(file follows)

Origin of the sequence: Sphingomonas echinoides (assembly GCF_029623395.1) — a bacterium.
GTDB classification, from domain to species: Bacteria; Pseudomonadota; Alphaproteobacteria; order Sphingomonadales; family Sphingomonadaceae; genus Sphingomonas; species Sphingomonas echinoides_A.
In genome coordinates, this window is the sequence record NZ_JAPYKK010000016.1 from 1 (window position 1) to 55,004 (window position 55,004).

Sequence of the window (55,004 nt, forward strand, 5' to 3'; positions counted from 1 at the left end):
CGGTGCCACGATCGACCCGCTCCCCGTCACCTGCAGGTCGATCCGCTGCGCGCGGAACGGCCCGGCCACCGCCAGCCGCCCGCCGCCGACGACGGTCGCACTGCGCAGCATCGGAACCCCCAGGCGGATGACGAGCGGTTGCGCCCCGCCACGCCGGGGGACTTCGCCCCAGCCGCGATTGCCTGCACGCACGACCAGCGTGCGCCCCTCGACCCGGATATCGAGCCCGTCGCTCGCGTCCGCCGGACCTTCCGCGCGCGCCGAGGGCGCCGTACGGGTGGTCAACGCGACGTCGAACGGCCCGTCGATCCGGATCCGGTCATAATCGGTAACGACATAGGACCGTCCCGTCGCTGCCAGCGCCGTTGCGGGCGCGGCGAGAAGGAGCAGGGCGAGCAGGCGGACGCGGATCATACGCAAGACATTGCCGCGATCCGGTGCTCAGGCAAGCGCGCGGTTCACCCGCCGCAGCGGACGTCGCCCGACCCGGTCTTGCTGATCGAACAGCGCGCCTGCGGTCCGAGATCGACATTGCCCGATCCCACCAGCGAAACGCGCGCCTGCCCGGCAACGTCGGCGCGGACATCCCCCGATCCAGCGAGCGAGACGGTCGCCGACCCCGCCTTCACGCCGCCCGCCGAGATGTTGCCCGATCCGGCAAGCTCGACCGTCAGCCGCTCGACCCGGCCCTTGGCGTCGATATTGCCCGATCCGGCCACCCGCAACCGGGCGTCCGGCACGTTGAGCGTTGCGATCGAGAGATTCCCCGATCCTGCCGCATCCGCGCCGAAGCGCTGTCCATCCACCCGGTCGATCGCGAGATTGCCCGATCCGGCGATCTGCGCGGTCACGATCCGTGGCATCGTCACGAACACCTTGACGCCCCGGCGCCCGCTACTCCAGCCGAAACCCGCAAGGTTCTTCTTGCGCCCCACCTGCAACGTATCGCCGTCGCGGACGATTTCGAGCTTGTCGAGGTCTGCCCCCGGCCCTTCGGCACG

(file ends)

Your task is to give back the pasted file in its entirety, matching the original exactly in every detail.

Origin of the sequence: Sphingomonas echinoides (assembly GCF_029623395.1) — a bacterium.
GTDB classification, from domain to species: Bacteria; Pseudomonadota; Alphaproteobacteria; order Sphingomonadales; family Sphingomonadaceae; genus Sphingomonas; species Sphingomonas echinoides_A.
In genome coordinates, this window is the sequence record NZ_JAPYKK010000016.1 from 1 (window position 1) to 55,004 (window position 55,004).

Sequence of the window (55,004 nt, forward strand, 5' to 3'; positions counted from 1 at the left end):
CGGTGCCACGATCGACCCGCTCCCCGTCACCTGCAGGTCGATCCGCTGCGCGCGGAACGGCCCGGCCACCGCCAGCCGCCCGCCGCCGACGACGGTCGCACTGCGCAGCATCGGAACCCCCAGGCGGATGACGAGCGGTTGCGCCCCGCCACGCCGGGGGACTTCGCCCCAGCCGCGATTGCCTGCACGCACGACCAGCGTGCGCCCCTCGACCCGGATATCGAGCCCGTCGCTCGCGTCCGCCGGACCTTCCGCGCGCGCCGAGGGCGCCGTACGGGTGGTCAACGCGACGTCGAACGGCCCGTCGATCCGGATCCGGTCATAATCGGTAACGACATAGGACCGTCCCGTCGCTGCCAGCGCCGTTGCGGGCGCGGCGAGAAGGAGCAGGGCGAGCAGGCGGACGCGGATCATACGCAAGACATTGCCGCGATCCGGTGCTCAGGCAAGCGCGCGGTTCACCCGCCGCAGCGGACGTCGCCCGACCCGGTCTTGCTGATCGAACAGCGCGCCTGCGGTCCGAGATCGACATTGCCCGATCCCACCAGCGAAACGCGCGCCTGCCCGGCAACGTCGGCGCGGACATCCCCCGATCCAGCGAGCGAGACGGTCGCCGACCCCGCCTTCACGCCGCCCGCCGAGATGTTGCCCGATCCGGCAAGCTCGACCGTCAGCCGCTCGACCCGGCCCTTGGCGTCGATATTGCCCGATCCGGCCACCCGCAACCGGGCGTCCGGCACGTTGAGCGTTGCGATCGAGAGATTCCCCGATCCTGCCGCATCCGCGCCGAAGCGCTGTCCATCCACCCGGTCGATCGCGAGATTGCCCGATCCGGCGATCTGCGCGGTCACGATCCGTGGCATCGTCACGAACACCTTGACGCCCCGGCGCCCGCTACTCCAGCCGAAACCCGCAAGGTTCTTCTTGCGCCCCACCTGCAACGTATCGCCGTCGCGGACGATTTCGAGCTTGTCGAGGTCTGCCCCCGGCCCTTCGGCACG